London: Britain’s Chancellor of the Exchequer George Osborne said here in a speech on Friday he has abandoned his target to restore government finances to a surplus by 2020.
Addressing the Greater Manchester Chambers of Commerce, Osborne referred to the aftermath of the Brexit vote and said he would have to be “realistic about achieving a surplus by the end of the decade”.
It would mean delaying when his 2020 would be achieved, Xinhua quoted him as saying.
Osborne said there were already clear signs of shock in the economy in the first week after the June 23 referendum when Britons voted by a narrow margin to leave the EU after more than 40 years of membership.
In the past few days, Britain has lost its last AAA credit rating, prompting Bank of England governor Mark Carney to say on Thursday night that Britain’s record low 0.5% interest rate may have to be reduced further in the coming weeks.
Carney warned that the British economy was suffering from “economic post-traumatic stress disorder”.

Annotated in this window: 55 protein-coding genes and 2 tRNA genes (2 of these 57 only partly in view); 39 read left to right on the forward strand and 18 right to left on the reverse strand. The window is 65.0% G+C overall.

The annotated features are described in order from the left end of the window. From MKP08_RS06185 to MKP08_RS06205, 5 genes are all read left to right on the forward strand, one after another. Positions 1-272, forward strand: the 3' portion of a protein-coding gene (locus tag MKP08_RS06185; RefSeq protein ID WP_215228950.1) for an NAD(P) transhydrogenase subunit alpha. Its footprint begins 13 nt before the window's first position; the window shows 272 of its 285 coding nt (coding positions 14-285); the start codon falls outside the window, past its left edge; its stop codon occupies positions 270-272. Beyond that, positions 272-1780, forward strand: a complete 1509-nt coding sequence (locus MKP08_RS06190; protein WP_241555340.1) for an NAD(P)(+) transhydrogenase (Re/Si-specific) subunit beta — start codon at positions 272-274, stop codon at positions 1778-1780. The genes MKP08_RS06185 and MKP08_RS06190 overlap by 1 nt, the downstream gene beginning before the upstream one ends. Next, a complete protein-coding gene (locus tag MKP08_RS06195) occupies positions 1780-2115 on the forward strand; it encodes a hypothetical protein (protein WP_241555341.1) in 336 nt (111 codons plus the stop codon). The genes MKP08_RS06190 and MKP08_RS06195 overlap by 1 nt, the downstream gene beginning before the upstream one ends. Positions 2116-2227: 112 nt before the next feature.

Osborne said: “As the governor of the Bank of England said, the referendum result is, as expected, likely to lead to a significant negative shock for the British economy. How we respond will determine the impact on people’s jobs and on economic growth.”
“The Bank of England can support demand. The government must provide fiscal credibility, so we will continue to be tough on the deficit but we must be realistic about achieving a surplus by the end of this decade,” he said.
“This is precisely the flexibility that our rules provide for. And we need to reduce uncertainty by moving as quickly as possible to a new relationship with Europe and being super competitive, open for business and free trading. That’s the plan,” he added.
It was at the Conservative Party’s 2013 conference when Osborne first outlined his mission to return the nation’s finances to surplus by 2020, the year of the next general election.